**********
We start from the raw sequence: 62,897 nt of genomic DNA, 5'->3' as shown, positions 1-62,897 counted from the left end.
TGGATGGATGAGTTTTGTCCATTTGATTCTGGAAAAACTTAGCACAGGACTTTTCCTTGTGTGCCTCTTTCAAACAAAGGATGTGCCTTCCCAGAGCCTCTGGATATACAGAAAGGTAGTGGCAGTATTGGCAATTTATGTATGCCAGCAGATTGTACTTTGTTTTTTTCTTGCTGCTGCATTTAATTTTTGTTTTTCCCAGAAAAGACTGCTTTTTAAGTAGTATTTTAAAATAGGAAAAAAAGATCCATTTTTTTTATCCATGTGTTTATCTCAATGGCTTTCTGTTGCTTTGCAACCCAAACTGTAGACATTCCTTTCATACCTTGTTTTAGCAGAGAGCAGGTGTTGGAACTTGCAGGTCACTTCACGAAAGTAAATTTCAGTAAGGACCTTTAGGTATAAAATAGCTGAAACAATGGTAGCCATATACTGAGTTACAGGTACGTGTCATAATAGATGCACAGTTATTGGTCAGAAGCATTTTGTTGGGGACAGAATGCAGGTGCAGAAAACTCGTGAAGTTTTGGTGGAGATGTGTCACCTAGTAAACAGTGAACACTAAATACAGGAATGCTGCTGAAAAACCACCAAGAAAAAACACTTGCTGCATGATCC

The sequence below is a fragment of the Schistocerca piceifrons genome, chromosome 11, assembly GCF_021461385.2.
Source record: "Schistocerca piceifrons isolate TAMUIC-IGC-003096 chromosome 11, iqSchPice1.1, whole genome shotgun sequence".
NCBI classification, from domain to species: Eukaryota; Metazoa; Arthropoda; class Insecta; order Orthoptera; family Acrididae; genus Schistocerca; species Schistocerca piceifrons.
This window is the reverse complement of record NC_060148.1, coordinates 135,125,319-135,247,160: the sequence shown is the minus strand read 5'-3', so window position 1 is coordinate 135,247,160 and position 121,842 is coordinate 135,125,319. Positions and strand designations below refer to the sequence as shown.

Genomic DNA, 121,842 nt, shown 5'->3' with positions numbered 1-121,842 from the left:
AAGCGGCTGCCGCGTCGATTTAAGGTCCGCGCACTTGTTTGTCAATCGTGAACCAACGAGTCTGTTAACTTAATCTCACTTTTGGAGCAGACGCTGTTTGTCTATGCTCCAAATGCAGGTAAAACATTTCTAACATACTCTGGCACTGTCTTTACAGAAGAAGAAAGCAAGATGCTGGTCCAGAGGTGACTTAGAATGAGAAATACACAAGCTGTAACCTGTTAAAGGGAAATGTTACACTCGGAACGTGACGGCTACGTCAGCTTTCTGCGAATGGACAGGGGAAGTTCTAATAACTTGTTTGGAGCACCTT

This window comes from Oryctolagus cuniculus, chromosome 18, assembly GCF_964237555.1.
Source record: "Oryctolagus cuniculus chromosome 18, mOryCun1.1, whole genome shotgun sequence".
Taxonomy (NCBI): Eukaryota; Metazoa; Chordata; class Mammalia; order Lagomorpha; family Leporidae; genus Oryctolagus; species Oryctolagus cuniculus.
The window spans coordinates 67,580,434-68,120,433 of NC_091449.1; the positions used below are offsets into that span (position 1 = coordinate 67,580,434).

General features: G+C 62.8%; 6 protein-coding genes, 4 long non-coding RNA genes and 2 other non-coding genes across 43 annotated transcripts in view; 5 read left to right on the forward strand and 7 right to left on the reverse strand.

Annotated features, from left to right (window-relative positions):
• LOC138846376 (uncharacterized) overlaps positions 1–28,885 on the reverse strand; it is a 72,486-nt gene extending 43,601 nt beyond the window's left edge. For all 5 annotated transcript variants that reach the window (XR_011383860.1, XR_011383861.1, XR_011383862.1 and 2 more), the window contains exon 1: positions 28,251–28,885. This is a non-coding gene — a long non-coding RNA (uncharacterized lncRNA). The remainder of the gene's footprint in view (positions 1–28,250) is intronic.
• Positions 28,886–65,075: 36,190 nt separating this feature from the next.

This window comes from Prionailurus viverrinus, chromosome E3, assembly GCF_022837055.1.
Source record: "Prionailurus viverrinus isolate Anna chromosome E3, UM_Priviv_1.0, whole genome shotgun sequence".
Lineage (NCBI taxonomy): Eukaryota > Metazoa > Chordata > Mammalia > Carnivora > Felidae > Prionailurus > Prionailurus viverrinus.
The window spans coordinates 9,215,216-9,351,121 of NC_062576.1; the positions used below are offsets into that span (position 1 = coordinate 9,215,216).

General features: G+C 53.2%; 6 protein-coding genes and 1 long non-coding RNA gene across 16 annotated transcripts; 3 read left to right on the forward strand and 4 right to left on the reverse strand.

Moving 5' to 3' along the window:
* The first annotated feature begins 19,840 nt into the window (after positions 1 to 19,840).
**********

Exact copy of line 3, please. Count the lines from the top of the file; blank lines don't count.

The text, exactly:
The sequence below is a fragment of the Schistocerca piceifrons genome, chromosome 11, assembly GCF_021461385.2.